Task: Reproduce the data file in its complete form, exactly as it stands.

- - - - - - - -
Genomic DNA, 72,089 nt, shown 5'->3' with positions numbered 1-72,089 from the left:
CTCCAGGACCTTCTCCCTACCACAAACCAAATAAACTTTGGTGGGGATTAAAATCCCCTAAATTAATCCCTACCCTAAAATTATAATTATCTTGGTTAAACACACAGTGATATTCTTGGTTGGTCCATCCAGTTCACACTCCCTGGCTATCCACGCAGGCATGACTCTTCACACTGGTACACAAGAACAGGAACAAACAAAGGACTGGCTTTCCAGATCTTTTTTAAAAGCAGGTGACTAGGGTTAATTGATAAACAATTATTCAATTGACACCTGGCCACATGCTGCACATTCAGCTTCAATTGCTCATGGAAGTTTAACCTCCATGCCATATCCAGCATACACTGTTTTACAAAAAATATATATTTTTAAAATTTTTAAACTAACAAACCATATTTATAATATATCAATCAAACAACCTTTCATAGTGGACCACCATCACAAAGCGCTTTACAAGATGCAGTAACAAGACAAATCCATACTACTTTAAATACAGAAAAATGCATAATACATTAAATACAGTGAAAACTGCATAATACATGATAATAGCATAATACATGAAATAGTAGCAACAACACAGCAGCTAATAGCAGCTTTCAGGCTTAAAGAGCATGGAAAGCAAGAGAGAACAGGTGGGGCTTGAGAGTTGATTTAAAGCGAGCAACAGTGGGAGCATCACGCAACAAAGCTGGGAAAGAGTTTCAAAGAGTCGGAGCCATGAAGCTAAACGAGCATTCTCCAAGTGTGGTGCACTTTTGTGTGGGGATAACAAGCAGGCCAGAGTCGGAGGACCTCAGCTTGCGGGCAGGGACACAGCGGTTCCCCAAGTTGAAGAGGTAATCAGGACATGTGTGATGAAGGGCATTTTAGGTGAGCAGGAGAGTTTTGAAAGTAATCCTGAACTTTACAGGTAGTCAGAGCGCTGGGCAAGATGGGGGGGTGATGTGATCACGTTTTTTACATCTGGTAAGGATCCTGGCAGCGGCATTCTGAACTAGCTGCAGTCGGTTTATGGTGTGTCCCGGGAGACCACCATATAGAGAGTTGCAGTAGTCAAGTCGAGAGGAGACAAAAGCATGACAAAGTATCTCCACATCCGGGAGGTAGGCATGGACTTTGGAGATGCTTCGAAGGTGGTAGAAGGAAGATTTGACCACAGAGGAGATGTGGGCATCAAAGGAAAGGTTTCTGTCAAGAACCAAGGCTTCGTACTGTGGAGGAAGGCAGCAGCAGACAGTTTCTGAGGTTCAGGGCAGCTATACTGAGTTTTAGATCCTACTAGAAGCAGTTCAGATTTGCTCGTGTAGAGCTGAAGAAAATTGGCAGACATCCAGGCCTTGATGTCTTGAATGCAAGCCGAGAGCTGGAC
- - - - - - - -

Genomic DNA, 72,089 nt, shown 5'->3' with positions numbered 1-72,089 from the left:
CTCCAGGACCTTCTCCCTACCACAAACCAAATAAACTTTGGTGGGGATTAAAATCCCCTAAATTAATCCCTACCCTAAAATTATAATTATCTTGGTTAAACACACAGTGATATTCTTGGTTGGTCCATCCAGTTCACACTCCCTGGCTATCCACGCAGGCATGACTCTTCACACTGGTACACAAGAACAGGAACAAACAAAGGACTGGCTTTCCAGATCTTTTTTAAAAGCAGGTGACTAGGGTTAATTGATAAACAATTATTCAATTGACACCTGGCCACATGCTGCACATTCAGCTTCAATTGCTCATGGAAGTTTAACCTCCATGCCATATCCAGCATACACTGTTTTACAAAAAATATATATTTTTAAAATTTTTAAACTAACAAACCATATTTATAATATATCAATCAAACAACCTTTCATAGTGGACCACCATCACAAAGCGCTTTACAAGATGCAGTAACAAGACAAATCCATACTACTTTAAATACAGAAAAATGCATAATACATTAAATACAGTGAAAACTGCATAATACATGATAATAGCATAATACATGAAATAGTAGCAACAACACAGCAGCTAATAGCAGCTTTCAGGCTTAAAGAGCATGGAAAGCAAGAGAGAACAGGTGGGGCTTGAGAGTTGATTTAAAGCGAGCAACAGTGGGAGCATCACGCAACAAAGCTGGGAAAGAGTTTCAAAGAGTCGGAGCCATGAAGCTAAACGAGCATTCTCCAAGTGTGGTGCACTTTTGTGTGGGGATAACAAGCAGGCCAGAGTCGGAGGACCTCAGCTTGCGGGCAGGGACACAGCGGTTCCCCAAGTTGAAGAGGTAATCAGGACATGTGTGATGAAGGGCATTTTAGGTGAGCAGGAGAGTTTTGAAAGTAATCCTGAACTTTACAGGTAGTCAGAGCGCTGGGCAAGATGGGGGGGTGATGTGATCACGTTTTTTACATCTGGTAAGGATCCTGGCAGCGGCATTCTGAACTAGCTGCAGTCGGTTTATGGTGTGTCCCGGGAGACCACCATATAGAGAGTTGCAGTAGTCAAGTCGAGAGGAGACAAAAGCATGACAAAGTATCTCCACATCCGGGAGGTAGGCATGGACTTTGGAGATGCTTCGAAGGTGGTAGAAGGAAGATTTGACCACAGAGGAGATGTGGGCATCAAAGGAAAGGTTTCTGTCAAGAACCAAGGCTTCGTACTGTGGAGGAAGGCAGCAGCAGACAGTTTCTGAGGTTCAGGGCAGCTATACTGAGTTTTAGATCCTACTAGAAGCAGTTCAGATTTGCTCGTGTAGAGCTGAAGAAAATTGGCAGACATCCAGGCCTTGATGTCTTGAATGCAAGCCGAGAGCTGGAC